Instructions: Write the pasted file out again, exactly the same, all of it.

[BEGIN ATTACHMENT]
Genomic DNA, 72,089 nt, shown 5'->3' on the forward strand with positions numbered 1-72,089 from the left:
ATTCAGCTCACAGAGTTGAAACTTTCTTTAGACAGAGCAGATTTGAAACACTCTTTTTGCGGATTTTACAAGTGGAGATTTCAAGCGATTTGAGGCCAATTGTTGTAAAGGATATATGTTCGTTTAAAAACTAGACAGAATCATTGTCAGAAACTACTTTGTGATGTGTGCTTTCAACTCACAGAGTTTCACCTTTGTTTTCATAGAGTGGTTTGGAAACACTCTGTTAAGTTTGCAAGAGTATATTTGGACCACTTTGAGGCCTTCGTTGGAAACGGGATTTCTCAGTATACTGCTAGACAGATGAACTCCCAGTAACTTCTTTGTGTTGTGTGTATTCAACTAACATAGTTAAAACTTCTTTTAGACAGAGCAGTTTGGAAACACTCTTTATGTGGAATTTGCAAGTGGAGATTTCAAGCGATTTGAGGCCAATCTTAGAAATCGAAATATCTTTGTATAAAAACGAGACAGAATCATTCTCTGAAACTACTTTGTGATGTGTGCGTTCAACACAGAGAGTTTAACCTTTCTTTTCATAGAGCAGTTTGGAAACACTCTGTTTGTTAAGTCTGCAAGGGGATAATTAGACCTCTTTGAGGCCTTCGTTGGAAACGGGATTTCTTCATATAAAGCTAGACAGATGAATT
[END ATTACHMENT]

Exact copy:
Genomic DNA, 72,089 nt, shown 5'->3' on the forward strand with positions numbered 1-72,089 from the left:
ATTCAGCTCACAGAGTTGAAACTTTCTTTAGACAGAGCAGATTTGAAACACTCTTTTTGCGGATTTTACAAGTGGAGATTTCAAGCGATTTGAGGCCAATTGTTGTAAAGGATATATGTTCGTTTAAAAACTAGACAGAATCATTGTCAGAAACTACTTTGTGATGTGTGCTTTCAACTCACAGAGTTTCACCTTTGTTTTCATAGAGTGGTTTGGAAACACTCTGTTAAGTTTGCAAGAGTATATTTGGACCACTTTGAGGCCTTCGTTGGAAACGGGATTTCTCAGTATACTGCTAGACAGATGAACTCCCAGTAACTTCTTTGTGTTGTGTGTATTCAACTAACATAGTTAAAACTTCTTTTAGACAGAGCAGTTTGGAAACACTCTTTATGTGGAATTTGCAAGTGGAGATTTCAAGCGATTTGAGGCCAATCTTAGAAATCGAAATATCTTTGTATAAAAACGAGACAGAATCATTCTCTGAAACTACTTTGTGATGTGTGCGTTCAACACAGAGAGTTTAACCTTTCTTTTCATAGAGCAGTTTGGAAACACTCTGTTTGTTAAGTCTGCAAGGGGATAATTAGACCTCTTTGAGGCCTTCGTTGGAAACGGGATTTCTTCATATAAAGCTAGACAGATGAATT